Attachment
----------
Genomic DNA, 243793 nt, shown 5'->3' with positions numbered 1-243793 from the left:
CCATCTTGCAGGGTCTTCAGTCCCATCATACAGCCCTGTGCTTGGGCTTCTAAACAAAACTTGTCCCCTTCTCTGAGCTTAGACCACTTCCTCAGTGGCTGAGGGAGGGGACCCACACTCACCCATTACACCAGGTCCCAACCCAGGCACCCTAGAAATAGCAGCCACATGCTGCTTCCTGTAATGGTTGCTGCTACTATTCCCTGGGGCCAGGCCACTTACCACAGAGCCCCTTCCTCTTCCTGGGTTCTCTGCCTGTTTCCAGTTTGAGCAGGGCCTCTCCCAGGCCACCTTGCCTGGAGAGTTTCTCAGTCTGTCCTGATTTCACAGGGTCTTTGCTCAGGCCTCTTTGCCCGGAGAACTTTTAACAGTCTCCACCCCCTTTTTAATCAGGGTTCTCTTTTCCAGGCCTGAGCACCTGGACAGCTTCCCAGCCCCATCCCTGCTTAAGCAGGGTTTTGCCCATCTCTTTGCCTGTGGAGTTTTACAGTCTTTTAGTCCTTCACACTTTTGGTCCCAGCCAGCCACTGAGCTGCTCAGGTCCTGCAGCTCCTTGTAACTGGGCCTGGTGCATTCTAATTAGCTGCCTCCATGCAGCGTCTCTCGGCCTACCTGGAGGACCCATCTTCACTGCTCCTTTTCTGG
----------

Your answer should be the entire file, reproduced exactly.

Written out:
Genomic DNA, 243793 nt, shown 5'->3' with positions numbered 1-243793 from the left:
CCATCTTGCAGGGTCTTCAGTCCCATCATACAGCCCTGTGCTTGGGCTTCTAAACAAAACTTGTCCCCTTCTCTGAGCTTAGACCACTTCCTCAGTGGCTGAGGGAGGGGACCCACACTCACCCATTACACCAGGTCCCAACCCAGGCACCCTAGAAATAGCAGCCACATGCTGCTTCCTGTAATGGTTGCTGCTACTATTCCCTGGGGCCAGGCCACTTACCACAGAGCCCCTTCCTCTTCCTGGGTTCTCTGCCTGTTTCCAGTTTGAGCAGGGCCTCTCCCAGGCCACCTTGCCTGGAGAGTTTCTCAGTCTGTCCTGATTTCACAGGGTCTTTGCTCAGGCCTCTTTGCCCGGAGAACTTTTAACAGTCTCCACCCCCTTTTTAATCAGGGTTCTCTTTTCCAGGCCTGAGCACCTGGACAGCTTCCCAGCCCCATCCCTGCTTAAGCAGGGTTTTGCCCATCTCTTTGCCTGTGGAGTTTTACAGTCTTTTAGTCCTTCACACTTTTGGTCCCAGCCAGCCACTGAGCTGCTCAGGTCCTGCAGCTCCTTGTAACTGGGCCTGGTGCATTCTAATTAGCTGCCTCCATGCAGCGTCTCTCGGCCTACCTGGAGGACCCATCTTCACTGCTCCTTTTCTGG